Karol Bomsztyk

Personal Information
Title Professor
Expertise Nephropathy
Institution University of Washington
Data Summary
TypeCount
Grants/SubContracts 1
Progress Reports 1
Publications 4
Protocols 0
Committees 2

SubContract(s)


Identifying genomic pathways associated with fibrosis in diabetic nephropathy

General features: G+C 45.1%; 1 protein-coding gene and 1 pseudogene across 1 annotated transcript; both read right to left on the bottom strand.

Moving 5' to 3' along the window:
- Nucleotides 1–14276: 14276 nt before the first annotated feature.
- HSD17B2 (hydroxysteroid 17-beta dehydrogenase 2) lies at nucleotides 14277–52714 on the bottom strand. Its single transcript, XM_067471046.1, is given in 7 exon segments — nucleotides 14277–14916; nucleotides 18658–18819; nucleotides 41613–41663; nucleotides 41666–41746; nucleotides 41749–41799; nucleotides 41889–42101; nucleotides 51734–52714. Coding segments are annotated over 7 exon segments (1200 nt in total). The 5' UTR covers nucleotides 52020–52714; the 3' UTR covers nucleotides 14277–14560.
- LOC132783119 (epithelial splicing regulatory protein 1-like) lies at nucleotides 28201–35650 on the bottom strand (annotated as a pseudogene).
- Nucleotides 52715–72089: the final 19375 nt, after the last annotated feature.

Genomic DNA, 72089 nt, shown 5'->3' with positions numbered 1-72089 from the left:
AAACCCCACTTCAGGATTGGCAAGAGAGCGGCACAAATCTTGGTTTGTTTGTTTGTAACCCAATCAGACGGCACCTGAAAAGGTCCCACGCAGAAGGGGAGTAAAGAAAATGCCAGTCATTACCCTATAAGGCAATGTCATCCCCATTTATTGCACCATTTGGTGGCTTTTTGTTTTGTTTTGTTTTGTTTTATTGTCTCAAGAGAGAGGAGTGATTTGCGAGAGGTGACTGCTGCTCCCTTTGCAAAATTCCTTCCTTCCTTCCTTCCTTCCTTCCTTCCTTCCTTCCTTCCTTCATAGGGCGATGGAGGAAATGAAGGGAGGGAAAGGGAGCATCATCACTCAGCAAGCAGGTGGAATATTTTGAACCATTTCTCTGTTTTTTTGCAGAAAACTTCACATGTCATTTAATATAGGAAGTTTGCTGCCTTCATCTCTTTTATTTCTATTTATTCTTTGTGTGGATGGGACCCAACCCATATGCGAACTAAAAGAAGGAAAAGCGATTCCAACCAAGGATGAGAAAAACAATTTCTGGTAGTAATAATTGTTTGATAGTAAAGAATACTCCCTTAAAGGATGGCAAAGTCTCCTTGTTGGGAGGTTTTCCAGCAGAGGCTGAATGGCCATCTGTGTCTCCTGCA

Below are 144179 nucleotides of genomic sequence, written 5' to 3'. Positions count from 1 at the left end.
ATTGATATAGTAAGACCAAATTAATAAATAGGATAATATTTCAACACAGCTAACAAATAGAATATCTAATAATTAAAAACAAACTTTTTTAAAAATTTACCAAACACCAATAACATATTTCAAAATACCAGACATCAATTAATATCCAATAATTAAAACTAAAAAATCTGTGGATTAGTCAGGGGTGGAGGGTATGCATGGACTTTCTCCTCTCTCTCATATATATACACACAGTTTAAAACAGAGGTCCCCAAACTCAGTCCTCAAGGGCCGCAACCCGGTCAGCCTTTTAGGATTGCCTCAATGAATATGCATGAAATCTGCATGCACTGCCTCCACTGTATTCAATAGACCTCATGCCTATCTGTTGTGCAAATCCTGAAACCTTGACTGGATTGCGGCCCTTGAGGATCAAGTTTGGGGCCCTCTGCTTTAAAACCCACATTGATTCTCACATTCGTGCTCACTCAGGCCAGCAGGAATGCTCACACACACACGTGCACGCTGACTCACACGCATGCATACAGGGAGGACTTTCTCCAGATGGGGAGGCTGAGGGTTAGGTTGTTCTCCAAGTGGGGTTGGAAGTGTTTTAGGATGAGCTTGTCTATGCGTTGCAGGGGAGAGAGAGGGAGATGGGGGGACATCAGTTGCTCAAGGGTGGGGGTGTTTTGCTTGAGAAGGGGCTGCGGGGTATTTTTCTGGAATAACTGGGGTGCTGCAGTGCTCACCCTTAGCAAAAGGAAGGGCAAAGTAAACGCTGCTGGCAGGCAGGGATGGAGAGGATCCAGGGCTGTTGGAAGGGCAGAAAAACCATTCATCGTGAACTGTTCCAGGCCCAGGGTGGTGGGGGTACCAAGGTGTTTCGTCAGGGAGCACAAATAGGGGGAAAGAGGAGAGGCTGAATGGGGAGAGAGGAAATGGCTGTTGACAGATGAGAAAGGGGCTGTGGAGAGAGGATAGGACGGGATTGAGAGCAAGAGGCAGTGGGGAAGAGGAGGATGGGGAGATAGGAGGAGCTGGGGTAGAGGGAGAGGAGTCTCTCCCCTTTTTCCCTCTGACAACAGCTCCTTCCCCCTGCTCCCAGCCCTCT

Diabetic nephropathy (DN) is the most common cause of end-stage renal disease in the US. Our long term goal is to define mechanisms responsible for progression and reversal of DN, and to establish a basis for therapeutics to reverse DN. Fibrosis in the glomerulus and tubulointerstitium is a major contributor to the decline of renal function in DN. Although traditionally fibrosis in DN has been thought to be irreversible there are indications that resolution of renal fibrotic lesions is possible. Importantly there is evidence that regression of fibrosis is sufficient to improve renal function. Still, there are no treatments specifically indicated to target reversal of renal fibrosis. The Alpers lab has shown that the BTBR mouse strain with the ob/ob leptin-deficiency mutation develops Type 2 diabetes (T2D) and severe DN. We present evidence that full reversibility of DN can be achieved in this model with leptin replacement. Several kinase cascades have been implicated in DN (e.g. ERKs, PKCs, Jaks). Chromatin immunoprecipitation (ChIP) assays revealed that kinases/phosphatases/receptors previously implicated in fibrogenesis can be found at genes involved in fibrogenesis. Thus, our overall hypothesis is that characterization of these signaling factors at fibrogenic genes during DN progression and regression can identify new targets for pharmacologic inhibitors to reverse fibrosis in DN. We have developed a high-throughput multiplex chromatin immunoprecipitation platform, Matrix ChIP-MeDIP, and computational tools that taken together for the first time make it possible to simultaneously study nuclear signaling cascades immediately upstream of chromatin/transcriptional events. The Specific Aim of this pilot project is to demonstrate the feasibility of defining differences in signaling enzymes/receptors at fibrogenesis-related genes in kidneys from wild-type BTBR compared to the T2D BTBR ob/ob mice. The proposed transforming strategy to characterize signaling pathway alterations at fibrogenic genes specific to progression and regression of diabetes complications is the first of its kind to identify and then test novel therapeutic targets in the nucleus for pharmacologic inhibition to prevent and reverse renal fibrosis in DN.


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